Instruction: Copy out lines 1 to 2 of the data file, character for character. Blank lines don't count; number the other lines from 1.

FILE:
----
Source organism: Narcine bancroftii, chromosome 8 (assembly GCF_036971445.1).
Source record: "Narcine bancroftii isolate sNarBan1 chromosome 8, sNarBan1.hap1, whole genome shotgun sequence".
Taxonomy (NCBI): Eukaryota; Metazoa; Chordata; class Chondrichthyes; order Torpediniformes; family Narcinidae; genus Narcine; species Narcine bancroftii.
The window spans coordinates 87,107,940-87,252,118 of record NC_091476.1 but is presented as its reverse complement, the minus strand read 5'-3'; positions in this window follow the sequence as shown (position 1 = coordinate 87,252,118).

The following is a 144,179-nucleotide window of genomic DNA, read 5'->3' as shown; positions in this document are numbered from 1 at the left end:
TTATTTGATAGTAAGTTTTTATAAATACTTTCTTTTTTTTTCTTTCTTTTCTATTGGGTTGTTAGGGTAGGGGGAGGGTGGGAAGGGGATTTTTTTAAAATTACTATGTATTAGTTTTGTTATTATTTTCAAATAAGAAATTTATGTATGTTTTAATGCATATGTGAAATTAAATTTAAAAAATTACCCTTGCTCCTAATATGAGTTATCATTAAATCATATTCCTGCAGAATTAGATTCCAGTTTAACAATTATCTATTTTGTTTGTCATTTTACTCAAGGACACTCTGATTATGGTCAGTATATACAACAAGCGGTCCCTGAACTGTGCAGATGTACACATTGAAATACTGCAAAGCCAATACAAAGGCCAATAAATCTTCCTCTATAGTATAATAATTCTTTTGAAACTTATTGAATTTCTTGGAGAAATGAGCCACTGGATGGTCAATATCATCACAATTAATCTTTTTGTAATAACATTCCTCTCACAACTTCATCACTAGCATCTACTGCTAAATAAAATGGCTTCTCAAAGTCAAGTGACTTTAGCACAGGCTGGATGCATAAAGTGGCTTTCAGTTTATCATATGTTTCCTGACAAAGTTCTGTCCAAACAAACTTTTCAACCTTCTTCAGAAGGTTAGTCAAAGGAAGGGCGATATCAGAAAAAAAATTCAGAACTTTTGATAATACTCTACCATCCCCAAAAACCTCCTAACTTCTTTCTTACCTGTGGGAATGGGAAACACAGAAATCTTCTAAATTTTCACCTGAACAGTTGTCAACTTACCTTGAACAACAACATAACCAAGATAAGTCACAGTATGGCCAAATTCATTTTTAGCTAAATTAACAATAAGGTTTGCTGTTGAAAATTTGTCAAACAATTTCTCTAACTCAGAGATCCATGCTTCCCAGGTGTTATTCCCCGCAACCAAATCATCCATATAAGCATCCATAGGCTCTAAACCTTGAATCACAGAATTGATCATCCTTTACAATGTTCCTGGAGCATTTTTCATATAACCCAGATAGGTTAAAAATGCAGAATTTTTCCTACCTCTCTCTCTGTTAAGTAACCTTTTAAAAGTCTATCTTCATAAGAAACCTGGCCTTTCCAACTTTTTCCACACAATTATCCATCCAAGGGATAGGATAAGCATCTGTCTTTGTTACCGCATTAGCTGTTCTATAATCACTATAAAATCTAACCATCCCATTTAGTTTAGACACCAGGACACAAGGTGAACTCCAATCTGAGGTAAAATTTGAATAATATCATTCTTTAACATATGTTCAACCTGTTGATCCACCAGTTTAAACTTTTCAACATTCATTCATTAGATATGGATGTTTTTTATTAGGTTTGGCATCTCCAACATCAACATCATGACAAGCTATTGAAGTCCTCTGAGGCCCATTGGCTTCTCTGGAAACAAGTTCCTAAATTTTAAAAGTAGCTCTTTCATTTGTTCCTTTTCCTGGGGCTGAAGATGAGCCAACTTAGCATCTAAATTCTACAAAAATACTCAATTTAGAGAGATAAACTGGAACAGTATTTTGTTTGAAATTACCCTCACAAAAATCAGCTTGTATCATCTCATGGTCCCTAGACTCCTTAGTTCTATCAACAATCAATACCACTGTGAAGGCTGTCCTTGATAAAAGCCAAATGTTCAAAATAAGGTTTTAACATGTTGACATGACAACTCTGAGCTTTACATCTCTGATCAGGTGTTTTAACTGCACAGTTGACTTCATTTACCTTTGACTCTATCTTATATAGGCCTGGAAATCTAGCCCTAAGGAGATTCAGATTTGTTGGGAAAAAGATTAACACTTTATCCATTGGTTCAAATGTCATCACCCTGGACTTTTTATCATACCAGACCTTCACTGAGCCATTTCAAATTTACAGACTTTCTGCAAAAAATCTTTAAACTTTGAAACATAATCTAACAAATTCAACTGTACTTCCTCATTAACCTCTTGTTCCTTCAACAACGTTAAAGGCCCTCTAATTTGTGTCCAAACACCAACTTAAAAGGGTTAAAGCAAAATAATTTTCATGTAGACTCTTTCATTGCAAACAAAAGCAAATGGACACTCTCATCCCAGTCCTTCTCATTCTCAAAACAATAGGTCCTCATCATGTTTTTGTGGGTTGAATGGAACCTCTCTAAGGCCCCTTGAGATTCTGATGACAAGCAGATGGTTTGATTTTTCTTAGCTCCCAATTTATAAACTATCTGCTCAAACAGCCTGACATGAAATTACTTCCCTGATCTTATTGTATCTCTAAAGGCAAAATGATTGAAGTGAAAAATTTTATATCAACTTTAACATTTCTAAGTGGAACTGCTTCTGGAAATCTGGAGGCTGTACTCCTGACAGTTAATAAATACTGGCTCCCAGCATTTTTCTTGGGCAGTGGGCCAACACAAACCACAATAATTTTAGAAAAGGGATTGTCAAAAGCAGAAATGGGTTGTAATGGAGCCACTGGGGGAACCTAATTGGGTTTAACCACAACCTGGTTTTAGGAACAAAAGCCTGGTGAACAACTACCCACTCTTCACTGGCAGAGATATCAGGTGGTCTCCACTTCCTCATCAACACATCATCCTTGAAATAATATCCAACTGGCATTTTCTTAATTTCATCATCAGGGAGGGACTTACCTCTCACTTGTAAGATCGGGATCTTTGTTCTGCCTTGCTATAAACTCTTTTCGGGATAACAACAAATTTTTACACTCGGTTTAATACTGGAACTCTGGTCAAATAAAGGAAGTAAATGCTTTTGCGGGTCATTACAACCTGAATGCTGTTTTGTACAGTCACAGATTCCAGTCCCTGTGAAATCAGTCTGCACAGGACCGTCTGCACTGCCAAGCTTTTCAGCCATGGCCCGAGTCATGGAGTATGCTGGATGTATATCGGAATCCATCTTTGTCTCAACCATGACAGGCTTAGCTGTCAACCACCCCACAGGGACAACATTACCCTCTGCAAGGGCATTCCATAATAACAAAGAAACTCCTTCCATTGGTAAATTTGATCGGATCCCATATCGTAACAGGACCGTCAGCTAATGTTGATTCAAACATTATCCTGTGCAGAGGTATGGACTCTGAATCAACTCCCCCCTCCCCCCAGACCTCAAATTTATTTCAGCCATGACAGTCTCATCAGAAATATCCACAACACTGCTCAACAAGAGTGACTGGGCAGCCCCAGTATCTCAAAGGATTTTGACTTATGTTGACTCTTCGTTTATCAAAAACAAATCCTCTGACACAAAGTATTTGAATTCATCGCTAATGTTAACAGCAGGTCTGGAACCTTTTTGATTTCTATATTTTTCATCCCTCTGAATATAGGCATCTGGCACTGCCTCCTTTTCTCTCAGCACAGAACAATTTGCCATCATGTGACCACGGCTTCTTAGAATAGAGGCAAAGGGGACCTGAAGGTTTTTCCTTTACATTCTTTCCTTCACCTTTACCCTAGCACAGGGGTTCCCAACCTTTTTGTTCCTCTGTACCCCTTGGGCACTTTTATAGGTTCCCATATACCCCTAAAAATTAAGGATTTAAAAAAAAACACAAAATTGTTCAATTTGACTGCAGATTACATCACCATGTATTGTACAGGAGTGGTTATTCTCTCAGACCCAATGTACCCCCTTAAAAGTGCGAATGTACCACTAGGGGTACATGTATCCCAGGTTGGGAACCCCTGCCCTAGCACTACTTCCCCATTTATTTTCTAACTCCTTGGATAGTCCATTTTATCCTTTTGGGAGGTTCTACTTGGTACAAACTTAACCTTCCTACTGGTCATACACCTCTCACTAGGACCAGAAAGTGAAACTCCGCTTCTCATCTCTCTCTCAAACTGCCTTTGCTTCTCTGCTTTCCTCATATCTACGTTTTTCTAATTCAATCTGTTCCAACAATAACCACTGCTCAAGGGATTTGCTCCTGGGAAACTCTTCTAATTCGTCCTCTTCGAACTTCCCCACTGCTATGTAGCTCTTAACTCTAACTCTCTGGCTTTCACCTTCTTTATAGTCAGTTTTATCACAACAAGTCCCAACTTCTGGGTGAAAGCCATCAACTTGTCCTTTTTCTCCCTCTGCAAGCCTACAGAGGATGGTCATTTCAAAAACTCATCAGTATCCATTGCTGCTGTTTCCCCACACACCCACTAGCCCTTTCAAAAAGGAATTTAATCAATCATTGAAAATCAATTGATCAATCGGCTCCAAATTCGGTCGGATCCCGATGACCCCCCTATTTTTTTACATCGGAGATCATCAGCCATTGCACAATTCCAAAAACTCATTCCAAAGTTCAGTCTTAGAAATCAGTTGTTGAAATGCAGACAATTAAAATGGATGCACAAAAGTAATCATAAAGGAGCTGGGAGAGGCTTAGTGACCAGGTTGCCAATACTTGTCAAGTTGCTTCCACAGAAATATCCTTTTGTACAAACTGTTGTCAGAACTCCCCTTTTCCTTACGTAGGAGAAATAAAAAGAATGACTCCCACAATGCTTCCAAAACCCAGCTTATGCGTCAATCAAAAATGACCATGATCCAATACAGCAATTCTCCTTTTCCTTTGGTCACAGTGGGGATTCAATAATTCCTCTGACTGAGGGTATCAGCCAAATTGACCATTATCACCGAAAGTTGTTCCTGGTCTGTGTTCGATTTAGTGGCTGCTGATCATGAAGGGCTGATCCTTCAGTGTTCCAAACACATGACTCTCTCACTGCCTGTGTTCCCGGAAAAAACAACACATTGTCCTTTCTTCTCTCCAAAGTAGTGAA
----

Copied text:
Source organism: Narcine bancroftii, chromosome 8 (assembly GCF_036971445.1).
Source record: "Narcine bancroftii isolate sNarBan1 chromosome 8, sNarBan1.hap1, whole genome shotgun sequence".